A History of the County of Middlesex: Volume 5, Hendon, Kingsbury, Great Stanmore, Little Stanmore, Edmonton Enfield, Monken Hadley, South Mimms, Tottenham. Originally published by Victoria County History, London, 1976.
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In 1086 a priest held ½ hide at Great Stanmore. (fn. 1) A church, presumably the rectory and advowson, was among the possessions recovered by Richard, abbot of St. Albans (d. 1119) (fn. 2) and evidently was part of the property which William of Mortain had restored by 1106. (fn. 3) Although new sites were found for the building in the 17th and 19th centuries, (fn. 4) a single church has always served the whole parish.
The rights of St. Albans were confirmed by Pope Clement III in 1188, to provide vessels for the monks' refectory, (fn. 5) and by Honorius III in 1219. (fn. 6) Thereafter it seems that the abbots retained the advowson until the Dissolution, although by the mid 13th century they owned nothing else, save a portion which presumably was used on buying vessels. (fn. 7) The first recorded date of a presentation is 1322. (fn. 8) The Crown presented three times in 1349, when there was no abbot, and once in 1373, for reasons unknown. (fn. 9) In 1464 the next presentation to the rectory was granted to the Lord Chancellor George Neville, who, when archbishop of York, exercised his right six years later. (fn. 10) From 1539 it passed with the lordship of the manor to the Crown and afterwards, in turn, to Geoffrey Chamber, Sir Pedro de Gamboa, (fn. 11) successive lessees of the manor, and the families of Lake and Brydges. (fn. 12) James Brydges, duke of Chandos, by will dated 1742, left the advowson to trustees, who presumably sold it to Andrew Drummond, thereby separating it from the manor. William Hallett, the purchaser of Canons, claimed the advowson from Henry, duke of Chandos, (fn. 13) but Drummond presented in 1749 and his grandson in the 1780s. The marquess of Abercorn held both lordship and advowson, presenting in 1847 and 1848, but in 1857 presentation was by the Revd. Leopold John Bernays of Elstree (Herts.). The right has since remained with the Bernays family or its trustees, Mrs. N. Bernays being the patron in 1965. (fn. 14)
The church was said to be worth 6 marks in the mid 13th century, when the abbot of St. Albans took 2 marks from the profits, (fn. 15) and £2 in 1291, when the abbot received £1. (fn. 16) Great Stanmore was expressly excluded from the taxation on churches in 1428. (fn. 17) The rectory was valued at £13 6s. 8d. in 1535 (fn. 18) and at £10 in 1547. (fn. 19) Early in the 18th century the benefice was estimated to be worth £100, (fn. 20) as it was at the close, (fn. 21) and by 1835 the net income was £566. (fn. 22) In 1838 the rector was awarded a rent-charge of £444 in lieu of all tithes, a sum which was still payable in 1887. (fn. 23)
The glebe in 1680 amounted to more than 32 a.; 9 a. adjoined the parsonage house, 7 a. lay south of the old churchyard, and the rest was scattered in the common fields. (fn. 24) Under an Act of 1784 (fn. 25) some 12 a., worth £25 a year and including the old churchyard, were exchanged with George Drummond for nearly 20 a., worth £35. (fn. 26) There were 41 a. in 1838, some 6 a. lying next to the rectory house and the rest in two blocks to the south of Old Church Lane. The glebe was then worth £82 a year (fn. 27) but had shrunk to 23 a., worth £64 11s., by 1887, to 12 a. by 1926, and to 2 a. by 1940. (fn. 28)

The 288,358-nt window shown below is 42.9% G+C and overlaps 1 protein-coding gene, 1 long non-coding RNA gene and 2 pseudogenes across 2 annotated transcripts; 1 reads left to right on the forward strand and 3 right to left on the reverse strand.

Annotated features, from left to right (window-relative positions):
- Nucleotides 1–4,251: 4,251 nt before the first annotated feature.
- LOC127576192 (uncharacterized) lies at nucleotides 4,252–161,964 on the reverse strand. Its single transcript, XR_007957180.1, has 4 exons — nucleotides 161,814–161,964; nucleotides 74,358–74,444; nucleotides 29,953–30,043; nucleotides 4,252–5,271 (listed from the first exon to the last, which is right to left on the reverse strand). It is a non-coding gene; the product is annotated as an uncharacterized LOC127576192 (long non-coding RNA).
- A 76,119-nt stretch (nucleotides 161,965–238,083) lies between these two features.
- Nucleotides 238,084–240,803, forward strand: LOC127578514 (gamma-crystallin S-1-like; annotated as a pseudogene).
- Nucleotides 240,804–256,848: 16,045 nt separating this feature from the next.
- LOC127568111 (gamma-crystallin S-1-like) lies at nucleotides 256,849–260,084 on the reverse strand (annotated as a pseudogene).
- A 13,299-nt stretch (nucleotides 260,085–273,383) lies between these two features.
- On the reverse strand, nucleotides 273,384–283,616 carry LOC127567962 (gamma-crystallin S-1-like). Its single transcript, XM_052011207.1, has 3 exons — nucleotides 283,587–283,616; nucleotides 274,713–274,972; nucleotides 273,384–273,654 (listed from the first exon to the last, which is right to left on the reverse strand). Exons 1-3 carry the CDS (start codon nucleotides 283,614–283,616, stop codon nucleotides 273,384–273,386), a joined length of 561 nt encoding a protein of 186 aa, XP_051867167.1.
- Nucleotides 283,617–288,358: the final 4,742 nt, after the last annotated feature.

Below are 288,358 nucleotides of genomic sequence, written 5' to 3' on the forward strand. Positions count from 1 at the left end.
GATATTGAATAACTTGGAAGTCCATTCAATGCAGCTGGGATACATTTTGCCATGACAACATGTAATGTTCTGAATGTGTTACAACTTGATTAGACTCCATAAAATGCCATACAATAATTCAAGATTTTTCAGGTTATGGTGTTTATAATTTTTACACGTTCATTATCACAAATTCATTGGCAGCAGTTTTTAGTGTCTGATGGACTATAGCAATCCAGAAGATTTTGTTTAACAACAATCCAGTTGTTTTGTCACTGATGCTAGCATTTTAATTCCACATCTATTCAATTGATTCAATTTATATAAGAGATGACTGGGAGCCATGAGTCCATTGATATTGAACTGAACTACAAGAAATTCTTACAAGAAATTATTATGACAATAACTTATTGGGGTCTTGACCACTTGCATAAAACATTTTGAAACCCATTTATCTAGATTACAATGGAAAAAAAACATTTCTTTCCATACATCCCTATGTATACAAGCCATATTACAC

It is not certain where the parsonage house stood before 1721, when George Hudson, rector 1715-49, built a new one to the south-east of the church, at the top of Old Church Lane. The duke of Chandos gave the timber and perhaps also paid the architect, Edward Shepherd, whom he often employed as a surveyor. The building was red-brick and threestoreyed, facing south across a pond. (fn. 29) A wing was added in 1850 but the house was divided in 1949 and pulled down in 1960, when the present Rectory was built a few yards to the north-west. (fn. 30)
Most early incumbents were probably pluralists or absentees, since Great Stanmore was not a rich living. John Nicholl exchanged it for West Angmering (Suss.) in 1423 (fn. 31) and John Cortell was licensed to hold it with one other benefice in 1476. (fn. 32) Alfonso de Salignas, presumably a nominee and fellow countryman of Sir Pedro de Gamboa, paid a priest to serve the cure in 1547. (fn. 33) After the building of the 18th-century rectory house, incumbents seem normally to have been resident. Arthur Chauvel, rector 1788-1847, was also a canon of St. Paul's and vicar of Chigwell (Essex) in 1835. (fn. 34)
All the parishioners, it was said, could conveniently attend the church in 1650. (fn. 35) The Presbyterian Samuel Stancliffe, later one of the first managers of the Common Fund, was rector from 1658 until his ejection in 1662. (fn. 36) A Sunday school, started by 1790, (fn. 37) was attended by between 30 and 40 children in 1819. (fn. 38) Services took place twice every Sunday at the end of the 18th century, when between 50 and 70 people received the sacraments four times a year. By 1810 the sacraments were administered 'nearly monthly'. (fn. 39) Two Sunday services were still held in 1851, attended by some 450 people in the morning and 400 in the afternoon, as well as about 80 children from the Sunday school. (fn. 40) There has usually been an assistant curate, paid £50 in 1782 and 1797, since the late 18th century. (fn. 41)